Minnesota delivery systems HealthPartners and Essentia Health are teaming to use clinical decision support systems to identify patients with prediabetes and at risk for getting sicker.

Twin Cities-based HealthPartners and Duluth-based Essentia both have sizable health systems in the state and also serve parts of adjoining or nearby states. However, they serve distinctly different regions and do not consider each other as competitors, says Jay Desai, a research fellow at HealthPartners’ Institute for Education and Research, which is conducting the project along with the Essentia Institute of Rural Health.

Individuals with prediabetes have elevated blood sugar levels that are not high enough to be classified as Type 2 diabetes, but 15 percent to 30 percent of them will develop the disease within five years if there is no intervention, according to the organizations.

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The five-year study is funded with a $3.7 million grant from the National Heart, Lung and Blood Institute. Researchers expect 17,000 Essentia patients with prediabetes to be part of the program and receive care in at least 30 Essentia primary care clinics in northern Minnesota, northwest Wisconsin and eastern North Dakota.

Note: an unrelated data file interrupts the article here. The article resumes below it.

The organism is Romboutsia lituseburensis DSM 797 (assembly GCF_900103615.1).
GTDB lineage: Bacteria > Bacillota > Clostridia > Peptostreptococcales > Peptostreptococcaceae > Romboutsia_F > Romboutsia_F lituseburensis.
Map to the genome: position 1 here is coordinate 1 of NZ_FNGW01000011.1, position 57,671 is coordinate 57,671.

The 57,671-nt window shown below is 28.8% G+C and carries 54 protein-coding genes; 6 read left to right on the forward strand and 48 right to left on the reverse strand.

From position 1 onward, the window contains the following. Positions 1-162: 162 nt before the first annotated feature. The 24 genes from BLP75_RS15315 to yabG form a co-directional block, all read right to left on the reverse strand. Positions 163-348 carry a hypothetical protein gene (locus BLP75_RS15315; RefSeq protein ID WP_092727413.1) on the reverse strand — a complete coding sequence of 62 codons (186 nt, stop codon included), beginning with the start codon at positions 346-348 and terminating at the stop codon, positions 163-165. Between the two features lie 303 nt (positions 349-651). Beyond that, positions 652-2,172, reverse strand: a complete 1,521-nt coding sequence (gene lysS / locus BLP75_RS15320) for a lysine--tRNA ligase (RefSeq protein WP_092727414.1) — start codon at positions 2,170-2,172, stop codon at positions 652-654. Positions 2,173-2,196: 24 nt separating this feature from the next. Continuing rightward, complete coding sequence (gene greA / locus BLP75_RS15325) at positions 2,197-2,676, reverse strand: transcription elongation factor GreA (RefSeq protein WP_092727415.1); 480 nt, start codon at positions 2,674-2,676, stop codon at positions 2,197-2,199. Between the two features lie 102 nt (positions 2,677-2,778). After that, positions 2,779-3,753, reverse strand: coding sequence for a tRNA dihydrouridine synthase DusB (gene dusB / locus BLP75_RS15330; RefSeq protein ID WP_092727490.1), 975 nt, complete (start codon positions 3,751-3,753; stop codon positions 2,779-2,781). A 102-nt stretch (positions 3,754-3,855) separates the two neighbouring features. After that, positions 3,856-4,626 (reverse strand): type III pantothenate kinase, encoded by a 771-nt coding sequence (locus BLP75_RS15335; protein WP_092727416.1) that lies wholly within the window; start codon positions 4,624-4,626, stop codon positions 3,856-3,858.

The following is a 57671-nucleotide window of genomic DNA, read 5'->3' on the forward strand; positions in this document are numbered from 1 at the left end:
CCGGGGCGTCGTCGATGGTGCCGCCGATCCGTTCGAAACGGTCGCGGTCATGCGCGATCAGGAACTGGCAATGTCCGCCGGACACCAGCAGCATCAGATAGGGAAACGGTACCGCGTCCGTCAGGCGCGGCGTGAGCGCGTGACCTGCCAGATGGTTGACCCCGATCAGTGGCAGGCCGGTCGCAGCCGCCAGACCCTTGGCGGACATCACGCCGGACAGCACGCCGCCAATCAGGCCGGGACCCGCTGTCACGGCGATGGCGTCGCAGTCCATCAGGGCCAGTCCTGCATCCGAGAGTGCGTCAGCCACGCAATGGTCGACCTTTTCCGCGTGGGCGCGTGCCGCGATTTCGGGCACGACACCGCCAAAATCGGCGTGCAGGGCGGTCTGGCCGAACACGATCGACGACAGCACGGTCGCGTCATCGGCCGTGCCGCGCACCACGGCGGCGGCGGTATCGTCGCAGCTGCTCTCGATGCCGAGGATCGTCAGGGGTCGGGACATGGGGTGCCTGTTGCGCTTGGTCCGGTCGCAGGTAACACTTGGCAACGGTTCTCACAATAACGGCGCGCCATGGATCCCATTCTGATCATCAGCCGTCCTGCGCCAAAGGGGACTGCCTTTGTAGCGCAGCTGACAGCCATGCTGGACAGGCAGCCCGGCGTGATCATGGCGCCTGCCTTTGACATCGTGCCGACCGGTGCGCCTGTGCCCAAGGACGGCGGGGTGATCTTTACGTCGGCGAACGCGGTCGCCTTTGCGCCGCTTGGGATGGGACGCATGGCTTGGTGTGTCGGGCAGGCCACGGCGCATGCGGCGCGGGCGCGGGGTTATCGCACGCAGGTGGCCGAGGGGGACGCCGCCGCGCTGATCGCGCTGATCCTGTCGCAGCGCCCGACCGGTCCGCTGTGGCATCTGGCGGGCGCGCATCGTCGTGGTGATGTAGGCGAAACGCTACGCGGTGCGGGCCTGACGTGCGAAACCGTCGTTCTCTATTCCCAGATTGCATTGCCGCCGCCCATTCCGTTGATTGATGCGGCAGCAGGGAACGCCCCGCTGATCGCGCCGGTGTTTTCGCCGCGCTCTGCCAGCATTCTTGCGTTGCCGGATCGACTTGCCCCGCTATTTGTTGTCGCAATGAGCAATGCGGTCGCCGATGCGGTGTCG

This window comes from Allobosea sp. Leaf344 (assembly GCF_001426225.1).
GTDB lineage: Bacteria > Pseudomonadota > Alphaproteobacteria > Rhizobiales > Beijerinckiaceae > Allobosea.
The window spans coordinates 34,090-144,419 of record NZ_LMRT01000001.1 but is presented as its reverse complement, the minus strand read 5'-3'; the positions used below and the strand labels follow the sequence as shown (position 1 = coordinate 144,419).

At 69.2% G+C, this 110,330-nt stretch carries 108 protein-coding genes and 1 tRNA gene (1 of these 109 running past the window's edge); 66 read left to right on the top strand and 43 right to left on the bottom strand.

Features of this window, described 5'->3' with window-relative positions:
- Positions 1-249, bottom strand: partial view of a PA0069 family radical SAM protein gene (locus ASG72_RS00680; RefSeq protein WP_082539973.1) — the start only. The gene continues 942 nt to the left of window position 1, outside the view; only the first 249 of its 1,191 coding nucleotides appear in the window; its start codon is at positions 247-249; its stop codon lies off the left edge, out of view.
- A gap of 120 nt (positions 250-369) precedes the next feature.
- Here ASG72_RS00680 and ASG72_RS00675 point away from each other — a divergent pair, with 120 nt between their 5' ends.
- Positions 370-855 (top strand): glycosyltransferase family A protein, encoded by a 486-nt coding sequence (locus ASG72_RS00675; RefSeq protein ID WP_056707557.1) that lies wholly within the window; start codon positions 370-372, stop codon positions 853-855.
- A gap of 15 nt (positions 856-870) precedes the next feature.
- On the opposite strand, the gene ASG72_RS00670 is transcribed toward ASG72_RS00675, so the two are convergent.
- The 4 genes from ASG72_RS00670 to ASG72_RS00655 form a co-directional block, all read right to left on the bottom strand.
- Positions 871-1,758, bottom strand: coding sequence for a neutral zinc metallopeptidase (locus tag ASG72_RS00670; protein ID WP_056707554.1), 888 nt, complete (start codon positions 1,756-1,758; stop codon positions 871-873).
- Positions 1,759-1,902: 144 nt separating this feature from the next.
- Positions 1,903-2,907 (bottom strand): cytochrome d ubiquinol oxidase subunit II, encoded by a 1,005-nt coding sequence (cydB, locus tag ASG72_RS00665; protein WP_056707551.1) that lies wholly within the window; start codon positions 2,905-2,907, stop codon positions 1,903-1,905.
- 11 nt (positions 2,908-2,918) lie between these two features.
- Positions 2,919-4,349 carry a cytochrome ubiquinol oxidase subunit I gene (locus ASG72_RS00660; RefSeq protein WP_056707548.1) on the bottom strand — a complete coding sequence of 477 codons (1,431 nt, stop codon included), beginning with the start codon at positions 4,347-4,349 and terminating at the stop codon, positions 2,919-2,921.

A homegrown clinical decision support system (CDS) at HealthPartners has been pulling data from the electronic health records system and running it through a rules engine to aid in controlling patients with diabetes and cardiovascular disease for several years, with success in lowering glucose and blood pressure levels, says Patrick O’Connor, M.D., a senior clinical research investigator at the HealthPartners Institute for Education and Research. Now, the CDS is being modified to identify patients with prediabetes and provide them and their doctors with personalized care recommendations.

In addition to blood pressure and glucose levels, the CDS will identify other factors that can influence the health status of patients with prediabetes, such as smoking, aspirin use and lipids. The system will collect and analyze data in real time when the patient is in the office to educate the patient and enable the doctor to immediately recommend evidence-based recommendations.

“The same information is given to you and the doctor to look at possible treatments,” O’Connor says. “It’s really designed to support patient-centered care and to help them make informed decisions in their own care.” And because these patients will be seen four to six times a year, patients and doctors can track progress or set-backs, he adds.

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